Weathering this storm of attacks against DEI will require leaders to implement and talk about the topic in a way that reclaims the narrative around business’ role in society.

Business leaders who believe in the value of DEI and who are committed to continuing this important work must use their platforms to highlight the positive community, societal, and business outcomes these efforts have. That doesn’t mean every business leader needs to take to X (formerly Twitter) to state their position, although Mark Cuban’s willingness to take on the opposition on their turf provided balance to a lopsided media cycle. However, we live in a world where workers and consumers expect more from businesses, and progress is paramount. It’s time for leaders to shed their fears and align their organizations with the greater good.

Three diverse women working together

For example, JP Morgan Chase CEO Jamie Dimon made headlines when he asserted that he’s “a full-throated, red-blooded, patriotic, unwoke, capitalist CEO” before explaining why the company would not be reducing its diversity efforts despite the anti-DEI attacks. The bank’s $30 billion commitment to close the wealth gap and fight inequality has so far yielded positive results. The community-focused program unlocked access to capital for small businesses and first-time homebuyers who had previously been unable to get financing. According to Dimon, this is because the team approaches DEI like any other line of work, with a focus on facts, data, and analysis.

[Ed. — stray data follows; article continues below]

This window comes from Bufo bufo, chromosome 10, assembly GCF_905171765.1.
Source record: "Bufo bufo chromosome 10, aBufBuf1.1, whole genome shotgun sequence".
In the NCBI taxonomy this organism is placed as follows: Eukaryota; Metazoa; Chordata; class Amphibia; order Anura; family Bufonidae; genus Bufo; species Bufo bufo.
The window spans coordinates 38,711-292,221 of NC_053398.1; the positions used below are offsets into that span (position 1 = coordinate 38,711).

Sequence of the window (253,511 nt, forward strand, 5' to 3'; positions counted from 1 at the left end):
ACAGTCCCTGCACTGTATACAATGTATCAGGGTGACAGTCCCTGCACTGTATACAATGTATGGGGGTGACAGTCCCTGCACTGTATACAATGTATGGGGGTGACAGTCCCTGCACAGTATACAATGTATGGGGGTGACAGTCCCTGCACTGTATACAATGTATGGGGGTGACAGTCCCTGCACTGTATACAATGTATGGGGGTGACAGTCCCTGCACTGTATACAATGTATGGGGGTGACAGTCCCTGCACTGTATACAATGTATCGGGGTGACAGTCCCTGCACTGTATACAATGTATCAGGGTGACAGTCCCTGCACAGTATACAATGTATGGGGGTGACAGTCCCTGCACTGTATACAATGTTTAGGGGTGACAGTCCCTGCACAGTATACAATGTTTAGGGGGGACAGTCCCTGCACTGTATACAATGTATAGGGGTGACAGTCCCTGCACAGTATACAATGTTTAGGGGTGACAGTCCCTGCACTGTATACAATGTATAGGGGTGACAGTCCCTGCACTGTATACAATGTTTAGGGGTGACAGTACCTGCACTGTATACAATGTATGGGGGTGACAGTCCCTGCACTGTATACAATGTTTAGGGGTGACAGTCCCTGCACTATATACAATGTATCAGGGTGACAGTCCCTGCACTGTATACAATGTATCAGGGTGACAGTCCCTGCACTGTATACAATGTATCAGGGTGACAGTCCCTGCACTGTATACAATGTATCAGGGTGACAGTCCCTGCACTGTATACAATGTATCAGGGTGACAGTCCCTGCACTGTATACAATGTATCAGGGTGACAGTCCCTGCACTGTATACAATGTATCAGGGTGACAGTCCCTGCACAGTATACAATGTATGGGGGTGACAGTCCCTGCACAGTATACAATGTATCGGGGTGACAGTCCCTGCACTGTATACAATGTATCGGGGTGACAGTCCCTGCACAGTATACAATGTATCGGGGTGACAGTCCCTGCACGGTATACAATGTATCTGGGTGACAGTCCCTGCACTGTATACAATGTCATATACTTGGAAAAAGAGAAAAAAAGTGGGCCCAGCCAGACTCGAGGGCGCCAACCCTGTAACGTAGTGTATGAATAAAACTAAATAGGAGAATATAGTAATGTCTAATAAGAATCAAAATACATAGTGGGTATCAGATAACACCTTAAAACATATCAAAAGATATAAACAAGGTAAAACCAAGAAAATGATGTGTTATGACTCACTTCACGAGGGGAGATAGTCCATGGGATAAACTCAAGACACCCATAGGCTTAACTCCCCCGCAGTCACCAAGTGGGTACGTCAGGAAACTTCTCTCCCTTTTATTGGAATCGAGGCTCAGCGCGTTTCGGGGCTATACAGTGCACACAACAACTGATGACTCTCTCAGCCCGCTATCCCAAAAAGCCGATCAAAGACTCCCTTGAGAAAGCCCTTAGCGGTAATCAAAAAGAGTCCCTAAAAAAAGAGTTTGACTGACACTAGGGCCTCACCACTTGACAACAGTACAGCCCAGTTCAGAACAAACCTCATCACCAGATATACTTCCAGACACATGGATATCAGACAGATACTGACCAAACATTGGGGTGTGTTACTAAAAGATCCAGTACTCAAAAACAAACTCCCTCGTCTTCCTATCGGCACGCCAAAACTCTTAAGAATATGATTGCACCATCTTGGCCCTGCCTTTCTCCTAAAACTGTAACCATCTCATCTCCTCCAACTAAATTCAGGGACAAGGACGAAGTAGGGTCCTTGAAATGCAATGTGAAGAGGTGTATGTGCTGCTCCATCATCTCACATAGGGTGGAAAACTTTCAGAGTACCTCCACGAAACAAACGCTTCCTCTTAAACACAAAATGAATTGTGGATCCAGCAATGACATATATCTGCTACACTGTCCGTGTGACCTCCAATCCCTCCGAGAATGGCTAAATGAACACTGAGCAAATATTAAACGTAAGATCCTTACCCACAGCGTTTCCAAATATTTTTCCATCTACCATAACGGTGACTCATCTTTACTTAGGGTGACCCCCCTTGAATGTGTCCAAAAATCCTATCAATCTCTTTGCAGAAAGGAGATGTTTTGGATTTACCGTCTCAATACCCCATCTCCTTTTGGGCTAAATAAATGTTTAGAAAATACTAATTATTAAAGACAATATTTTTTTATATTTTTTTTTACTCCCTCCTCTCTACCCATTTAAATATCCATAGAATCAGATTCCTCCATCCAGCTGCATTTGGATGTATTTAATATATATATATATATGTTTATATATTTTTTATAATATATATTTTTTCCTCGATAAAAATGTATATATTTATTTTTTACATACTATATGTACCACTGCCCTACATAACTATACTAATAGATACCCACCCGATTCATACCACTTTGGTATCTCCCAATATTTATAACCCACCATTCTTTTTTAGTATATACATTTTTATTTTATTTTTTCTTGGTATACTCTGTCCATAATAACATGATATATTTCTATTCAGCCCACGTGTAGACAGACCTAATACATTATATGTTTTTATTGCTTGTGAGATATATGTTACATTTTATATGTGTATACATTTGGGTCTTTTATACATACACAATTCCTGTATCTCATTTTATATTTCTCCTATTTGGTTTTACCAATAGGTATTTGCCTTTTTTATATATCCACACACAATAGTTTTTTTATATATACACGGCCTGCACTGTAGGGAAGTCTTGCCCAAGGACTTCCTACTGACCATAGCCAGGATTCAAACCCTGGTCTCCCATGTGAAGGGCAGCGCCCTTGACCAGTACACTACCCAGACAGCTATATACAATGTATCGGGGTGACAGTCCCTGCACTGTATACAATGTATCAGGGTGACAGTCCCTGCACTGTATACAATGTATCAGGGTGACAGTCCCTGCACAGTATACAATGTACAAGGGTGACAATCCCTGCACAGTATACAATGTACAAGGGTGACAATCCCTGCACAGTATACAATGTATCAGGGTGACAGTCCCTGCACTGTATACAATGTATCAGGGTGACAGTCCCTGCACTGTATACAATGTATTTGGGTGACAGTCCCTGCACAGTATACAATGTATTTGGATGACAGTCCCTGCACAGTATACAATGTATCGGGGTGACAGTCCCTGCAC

Diverse fists in circleCompanies that have not yet achieved similar results have an opportunity to improve how they operationalize their DEI commitments. We know businesses struggled to deeply integrate these commitments following the murder of George Floyd in 2020 as they attempted to build the proverbial DEI plane while flying it. Not surprisingly, they’re now caught in a similar reactive stance while navigating attacks from a vocal minority. A new standard of operating, informed by data and expert insight, is needed to break out of this reactive cycle. Companies that proactively target inequalities and develop plans to address them will gain credibility with all their stakeholders, create a more stable business environment, and strengthen their communities in the process.